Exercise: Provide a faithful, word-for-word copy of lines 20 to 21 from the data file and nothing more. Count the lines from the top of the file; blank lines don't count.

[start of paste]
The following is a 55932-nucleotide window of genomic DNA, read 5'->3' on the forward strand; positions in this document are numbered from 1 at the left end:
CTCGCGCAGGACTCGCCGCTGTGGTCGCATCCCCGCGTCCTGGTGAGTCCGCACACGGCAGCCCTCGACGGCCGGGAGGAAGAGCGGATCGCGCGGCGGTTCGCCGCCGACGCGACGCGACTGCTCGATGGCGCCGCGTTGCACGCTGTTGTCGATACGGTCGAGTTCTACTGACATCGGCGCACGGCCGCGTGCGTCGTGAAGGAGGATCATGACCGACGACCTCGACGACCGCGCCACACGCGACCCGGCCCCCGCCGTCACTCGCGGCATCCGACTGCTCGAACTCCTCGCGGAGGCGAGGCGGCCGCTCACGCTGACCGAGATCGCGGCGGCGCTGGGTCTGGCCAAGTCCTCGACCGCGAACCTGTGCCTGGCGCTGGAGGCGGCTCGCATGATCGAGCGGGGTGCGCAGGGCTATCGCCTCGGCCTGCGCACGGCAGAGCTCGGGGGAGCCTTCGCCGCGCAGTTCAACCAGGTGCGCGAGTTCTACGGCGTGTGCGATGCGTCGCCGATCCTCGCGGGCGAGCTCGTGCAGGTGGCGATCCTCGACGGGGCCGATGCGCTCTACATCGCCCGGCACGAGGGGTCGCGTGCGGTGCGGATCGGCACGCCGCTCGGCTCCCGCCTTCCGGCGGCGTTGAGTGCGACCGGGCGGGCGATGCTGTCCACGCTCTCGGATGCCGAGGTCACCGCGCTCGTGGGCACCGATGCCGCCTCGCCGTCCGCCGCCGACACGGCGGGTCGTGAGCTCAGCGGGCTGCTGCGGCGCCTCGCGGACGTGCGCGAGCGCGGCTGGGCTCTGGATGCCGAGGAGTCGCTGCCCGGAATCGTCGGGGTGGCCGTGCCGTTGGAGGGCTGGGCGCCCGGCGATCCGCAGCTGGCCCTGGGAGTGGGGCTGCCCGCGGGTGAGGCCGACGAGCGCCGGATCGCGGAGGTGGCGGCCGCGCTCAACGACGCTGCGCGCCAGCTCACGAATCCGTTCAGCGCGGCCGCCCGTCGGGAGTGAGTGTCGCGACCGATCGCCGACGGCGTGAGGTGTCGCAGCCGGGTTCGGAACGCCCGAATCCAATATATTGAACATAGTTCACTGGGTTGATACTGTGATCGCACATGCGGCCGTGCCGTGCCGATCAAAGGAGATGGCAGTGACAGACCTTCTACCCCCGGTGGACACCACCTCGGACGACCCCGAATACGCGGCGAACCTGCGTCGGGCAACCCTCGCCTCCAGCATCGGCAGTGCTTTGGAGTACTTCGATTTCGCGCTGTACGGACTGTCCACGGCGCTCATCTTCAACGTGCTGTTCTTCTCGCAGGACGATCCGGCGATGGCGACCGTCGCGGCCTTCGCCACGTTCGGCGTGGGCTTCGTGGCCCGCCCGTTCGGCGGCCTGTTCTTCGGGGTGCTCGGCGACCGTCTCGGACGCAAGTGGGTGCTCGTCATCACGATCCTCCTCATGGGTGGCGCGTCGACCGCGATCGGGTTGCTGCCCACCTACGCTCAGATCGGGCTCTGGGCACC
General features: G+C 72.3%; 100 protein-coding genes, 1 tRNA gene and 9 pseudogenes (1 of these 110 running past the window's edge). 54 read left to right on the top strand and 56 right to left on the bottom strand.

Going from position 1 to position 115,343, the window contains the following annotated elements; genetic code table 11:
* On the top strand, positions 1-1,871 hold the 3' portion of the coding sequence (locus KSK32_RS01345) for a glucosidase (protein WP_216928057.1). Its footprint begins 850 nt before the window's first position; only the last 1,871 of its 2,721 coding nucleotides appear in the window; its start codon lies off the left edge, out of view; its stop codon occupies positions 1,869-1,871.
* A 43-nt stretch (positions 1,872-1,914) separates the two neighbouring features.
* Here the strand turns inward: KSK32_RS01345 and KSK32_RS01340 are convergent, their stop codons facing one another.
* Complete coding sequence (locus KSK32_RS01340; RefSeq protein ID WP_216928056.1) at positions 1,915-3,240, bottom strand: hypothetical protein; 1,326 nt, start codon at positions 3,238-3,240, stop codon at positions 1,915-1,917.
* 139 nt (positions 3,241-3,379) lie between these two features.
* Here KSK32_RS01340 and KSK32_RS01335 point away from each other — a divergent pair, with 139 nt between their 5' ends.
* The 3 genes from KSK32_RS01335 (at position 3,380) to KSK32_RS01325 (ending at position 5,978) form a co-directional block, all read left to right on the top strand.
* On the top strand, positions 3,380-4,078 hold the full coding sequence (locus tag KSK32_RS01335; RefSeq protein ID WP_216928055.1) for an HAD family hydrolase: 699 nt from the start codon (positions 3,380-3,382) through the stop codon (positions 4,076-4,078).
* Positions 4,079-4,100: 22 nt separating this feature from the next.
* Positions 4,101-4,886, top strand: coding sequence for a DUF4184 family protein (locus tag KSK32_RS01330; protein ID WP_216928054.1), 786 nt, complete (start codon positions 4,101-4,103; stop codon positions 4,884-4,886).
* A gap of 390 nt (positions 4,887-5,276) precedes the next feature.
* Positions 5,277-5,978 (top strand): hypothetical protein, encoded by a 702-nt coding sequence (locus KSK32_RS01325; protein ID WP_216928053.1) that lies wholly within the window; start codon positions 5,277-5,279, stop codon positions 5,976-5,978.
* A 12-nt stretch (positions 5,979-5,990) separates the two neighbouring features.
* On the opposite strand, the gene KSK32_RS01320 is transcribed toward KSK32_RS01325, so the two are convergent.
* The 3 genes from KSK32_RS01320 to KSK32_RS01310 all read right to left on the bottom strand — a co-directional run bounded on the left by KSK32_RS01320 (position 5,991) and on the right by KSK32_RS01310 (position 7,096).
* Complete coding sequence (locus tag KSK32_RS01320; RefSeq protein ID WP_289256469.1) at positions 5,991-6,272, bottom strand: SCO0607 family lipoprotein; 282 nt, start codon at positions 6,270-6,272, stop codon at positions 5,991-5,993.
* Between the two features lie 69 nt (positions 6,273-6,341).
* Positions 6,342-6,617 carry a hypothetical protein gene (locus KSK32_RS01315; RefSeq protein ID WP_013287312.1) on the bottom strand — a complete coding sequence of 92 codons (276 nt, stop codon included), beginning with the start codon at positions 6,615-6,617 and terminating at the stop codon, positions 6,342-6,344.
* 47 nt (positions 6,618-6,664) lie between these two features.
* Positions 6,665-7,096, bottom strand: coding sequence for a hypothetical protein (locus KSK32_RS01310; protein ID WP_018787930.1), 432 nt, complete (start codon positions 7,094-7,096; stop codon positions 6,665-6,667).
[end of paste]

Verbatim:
* Complete coding sequence (locus tag KSK32_RS01320; RefSeq protein ID WP_289256469.1) at positions 5,991-6,272, bottom strand: SCO0607 family lipoprotein; 282 nt, start codon at positions 6,270-6,272, stop codon at positions 5,991-5,993.
* Between the two features lie 69 nt (positions 6,273-6,341).